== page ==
Copper Fox Peachwood Peach-a-Peno 3/4 oz. Peach Jalapeno Syrup 1/2 oz. Fresh lime juice 1 oz. Peachwood Single Malt Add all ingredients to a cocktail shaker. Add ice and shake until chilled. Pour into rocks glass. Top off with 1 oz. Q brand club soda. Stir up with spoon to blend well. Garnish with lime/jalapeno/peach slice or combination(preference of appearance). Peach Jalapeno Syrup ½ cup sugar ½ cup water 1 jalapeno seeded and sliced 1 peach peeled and cut into chunks Combine sugar, water and , jalapeno and peach in a small saucepan. Bring to a simmer and stir to dissolve sugar. Press on jalapeno and peach with a fork to help extract their flavor. Remove from heat, cool, then puree. Refrigerate until ready to use.
Copper Fox Peachwood Autumn Harvest 1 1/2 oz. Pumpkin butter 1 oz. Apple butter 1/2 oz. Fresh lemon juice 1 oz. Peachwood single malt Add all ingredients to a cocktail shaker. Add ice and shake until chilled. Pour into rocks glass with a cinnamon sugar rim.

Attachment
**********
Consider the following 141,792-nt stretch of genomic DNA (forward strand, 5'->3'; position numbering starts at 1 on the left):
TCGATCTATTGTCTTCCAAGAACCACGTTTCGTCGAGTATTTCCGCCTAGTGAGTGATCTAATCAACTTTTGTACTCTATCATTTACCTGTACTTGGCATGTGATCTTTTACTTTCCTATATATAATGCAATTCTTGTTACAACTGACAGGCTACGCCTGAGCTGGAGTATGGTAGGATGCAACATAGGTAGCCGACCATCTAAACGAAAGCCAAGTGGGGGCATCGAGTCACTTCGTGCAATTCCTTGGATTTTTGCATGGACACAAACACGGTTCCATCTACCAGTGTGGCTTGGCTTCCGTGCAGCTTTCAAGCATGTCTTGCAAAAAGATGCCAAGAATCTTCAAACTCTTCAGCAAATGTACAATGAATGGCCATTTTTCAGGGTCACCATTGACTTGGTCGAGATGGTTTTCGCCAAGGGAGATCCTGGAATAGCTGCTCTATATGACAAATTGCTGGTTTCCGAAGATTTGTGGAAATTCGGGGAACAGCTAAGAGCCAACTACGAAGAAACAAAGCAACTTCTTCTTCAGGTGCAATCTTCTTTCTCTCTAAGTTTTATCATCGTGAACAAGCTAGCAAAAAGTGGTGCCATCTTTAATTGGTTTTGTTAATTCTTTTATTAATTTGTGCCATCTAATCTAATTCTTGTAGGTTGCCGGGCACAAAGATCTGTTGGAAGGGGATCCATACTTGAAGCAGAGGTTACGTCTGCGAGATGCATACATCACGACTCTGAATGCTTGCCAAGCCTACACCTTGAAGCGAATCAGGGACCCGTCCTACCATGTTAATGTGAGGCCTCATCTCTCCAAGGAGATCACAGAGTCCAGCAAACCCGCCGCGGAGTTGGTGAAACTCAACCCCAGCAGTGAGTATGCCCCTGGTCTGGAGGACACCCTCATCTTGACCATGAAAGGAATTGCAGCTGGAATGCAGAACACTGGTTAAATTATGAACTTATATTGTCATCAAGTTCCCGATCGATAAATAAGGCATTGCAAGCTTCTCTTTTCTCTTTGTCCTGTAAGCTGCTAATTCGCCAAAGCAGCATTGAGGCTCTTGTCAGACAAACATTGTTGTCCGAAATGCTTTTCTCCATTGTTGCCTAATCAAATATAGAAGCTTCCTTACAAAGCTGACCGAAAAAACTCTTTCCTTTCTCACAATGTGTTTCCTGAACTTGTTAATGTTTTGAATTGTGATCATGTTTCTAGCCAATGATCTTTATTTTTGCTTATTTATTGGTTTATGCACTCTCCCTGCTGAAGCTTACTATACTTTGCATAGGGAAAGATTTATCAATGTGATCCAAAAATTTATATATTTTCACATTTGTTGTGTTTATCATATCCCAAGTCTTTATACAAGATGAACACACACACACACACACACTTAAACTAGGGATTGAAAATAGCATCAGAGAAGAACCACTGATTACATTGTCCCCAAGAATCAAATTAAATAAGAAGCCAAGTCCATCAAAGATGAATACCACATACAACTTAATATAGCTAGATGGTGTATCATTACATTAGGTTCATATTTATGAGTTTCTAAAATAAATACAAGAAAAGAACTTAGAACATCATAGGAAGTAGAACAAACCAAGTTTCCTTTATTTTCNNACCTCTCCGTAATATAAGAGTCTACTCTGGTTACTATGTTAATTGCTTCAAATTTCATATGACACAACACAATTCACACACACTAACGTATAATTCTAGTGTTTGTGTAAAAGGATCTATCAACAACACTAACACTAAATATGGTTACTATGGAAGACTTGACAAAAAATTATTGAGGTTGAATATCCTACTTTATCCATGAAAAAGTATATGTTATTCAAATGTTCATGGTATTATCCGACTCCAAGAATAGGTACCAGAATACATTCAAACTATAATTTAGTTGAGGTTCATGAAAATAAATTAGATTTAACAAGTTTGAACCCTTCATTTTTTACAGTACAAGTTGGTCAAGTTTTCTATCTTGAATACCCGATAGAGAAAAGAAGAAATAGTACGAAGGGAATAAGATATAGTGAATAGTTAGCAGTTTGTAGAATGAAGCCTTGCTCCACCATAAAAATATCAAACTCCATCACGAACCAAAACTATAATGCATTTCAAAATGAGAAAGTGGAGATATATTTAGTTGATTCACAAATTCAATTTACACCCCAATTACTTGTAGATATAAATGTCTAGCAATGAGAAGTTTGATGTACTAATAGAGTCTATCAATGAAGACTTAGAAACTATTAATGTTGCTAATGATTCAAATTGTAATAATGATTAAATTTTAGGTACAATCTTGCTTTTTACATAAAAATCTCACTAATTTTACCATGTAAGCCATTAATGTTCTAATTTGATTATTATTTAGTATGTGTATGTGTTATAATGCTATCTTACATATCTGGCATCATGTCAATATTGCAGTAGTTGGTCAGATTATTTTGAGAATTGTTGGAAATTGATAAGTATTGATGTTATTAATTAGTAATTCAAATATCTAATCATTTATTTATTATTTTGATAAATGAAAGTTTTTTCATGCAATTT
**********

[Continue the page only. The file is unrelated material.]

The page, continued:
Virginia Highland Mapple Julep (by Fiona Chandra) 10 Mint Leaves ¼ cup Small Diced Apples ½ oz. Maple Syrup 1 ½ oz. Port Cask Finished Virginia-Highland Whisky Muddle mint leaves and apples. Add maple syrup. Fill cup with ¾ cup crushed ice. Add whisky and stir. Top with more crushed ice. Garnish with a spring of mint.
Virginia Highland Second Row (by JP Fetherston of the Columbia Room) 1 oz. Port Cask Finished Virginia-Highland Whisky 1 oz. Capitoline Rosé Vermouth .25 oz. Falling Bark Hickory Syrup 1 dropper Bittercube Blackstrap Bitters 8 drops Black Mint Tincture Add all ingredients to a mixing glass; add ice and stir briefly. Strain into a rocks glass over a large ice cube. Garnish with a sprig of black mint floated on top of the ice cube.
Virginia Highland Virginia 29 ¼ oz simple syrup* ¾ oz lemon juice 1 ½ oz Port Cask Finished Virginia-Highland Whisky 3 oz Champagne Lemon for garnish Combine simple syrup, lemon juice, and Port Cask Finished Virginia-Highland Whisky into shaker with ice. Shake ingredients and strain into champagne flute. Top with champagne and a light dusting of lemon zest. Garnish with a lemon twist.
Photos Courtesy of Maggie Kimberl
*Michael reminded me that Town Branch makes Pearse Lyons Reserve, Heaven Hill made a malt for Parker’s Heritage, and Corsair does a malt whiskey in Kentucky as well.